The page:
The inspired director of Invasion of the Body Snatchers keeps Flaming Star floating tensely between a number of interpretations: the racial equation of The Searchers moved up to a more densely populated West Texas (10 years hence); another anti-McCarthy tract, with various factions blackmailing individuals into conformist loyalty; and selfish patriotic hate, where all issues are reduced to black and white, and anyone with a divergent agenda is an enemy. The, "If you're not with us, you're against us" speech is used to justify murder. The political aspect is heightened when one realizes that the hateful whites are using the exact same threatening words we've been hearing from our own President for the last year.

With tensions like this forced upon the one-theme-at-a-time Western genre, Flaming Star is more than a little overweighted for some tastes. Plot-wise, it works very nicely, and never becomes a predictable series of violent action sequences. But it has more than its share of violence, with Presley doing a lot of his own stunt fighting bareback in the rough exteriors. The major turn of the story is started by a badly wounded survivor of the very first massacre, who has crawled through the desert in pain for the better part of a week. Instead of being rescued, he shoots down the first 'enemy' he sees.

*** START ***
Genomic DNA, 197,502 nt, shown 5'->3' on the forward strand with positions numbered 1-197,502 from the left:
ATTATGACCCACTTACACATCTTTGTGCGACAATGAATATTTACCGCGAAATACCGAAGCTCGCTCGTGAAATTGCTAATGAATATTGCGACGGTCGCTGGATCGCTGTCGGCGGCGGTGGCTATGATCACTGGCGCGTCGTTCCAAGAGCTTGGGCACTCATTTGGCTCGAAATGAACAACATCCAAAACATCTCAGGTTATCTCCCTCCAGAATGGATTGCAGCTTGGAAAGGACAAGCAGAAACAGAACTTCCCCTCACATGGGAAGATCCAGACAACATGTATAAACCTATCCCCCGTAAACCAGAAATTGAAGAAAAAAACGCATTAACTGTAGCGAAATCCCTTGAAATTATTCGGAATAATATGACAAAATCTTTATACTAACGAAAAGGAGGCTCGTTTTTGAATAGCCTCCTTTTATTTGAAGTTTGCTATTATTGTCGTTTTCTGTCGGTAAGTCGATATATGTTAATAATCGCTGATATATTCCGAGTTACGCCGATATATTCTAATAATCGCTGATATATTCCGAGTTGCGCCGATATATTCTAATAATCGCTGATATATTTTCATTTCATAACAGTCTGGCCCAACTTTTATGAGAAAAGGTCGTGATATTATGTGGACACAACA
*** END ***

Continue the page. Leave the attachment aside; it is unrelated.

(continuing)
Many serious critics of Don Siegel's movies say his interest is with loners, not families, but Flaming Star shows the forces that make a good man like Pacer Burton into a wild-card outlaw. When keeping one's integrity requires becoming a kidnapper and murderer (not our Elvis!), then something's wrong in general. I'm sure that 1960 reviews discussed Flaming Star only as a Presley vehicle, probably complimenting him on his serious acting ability. The online reviews I've read with the release of this new DVD do the exact same thing ... I suppose Savant's more a Western aficionado than a Presley fan. Back then, few audiences seemed tuned into the serious content of Ford's The Searchers, Flaming Star, or John Huston's very similar The Unforgiven.

Presley is good; after the very cool title tune and a rather trite dance song, he's all action and no smiles. He's also a character instead of a variation on his own persona. Pacer Burton has racial gripes of his own - at one point he accuses his brother's fiancee of choosing a beau on the basis of color, the same assumption made by others. Elvis' Pacer isn't ennobled by his ordeal, not exactly. Fans expecting an upbeat ending are going to be impressed, when he finally chooses sides.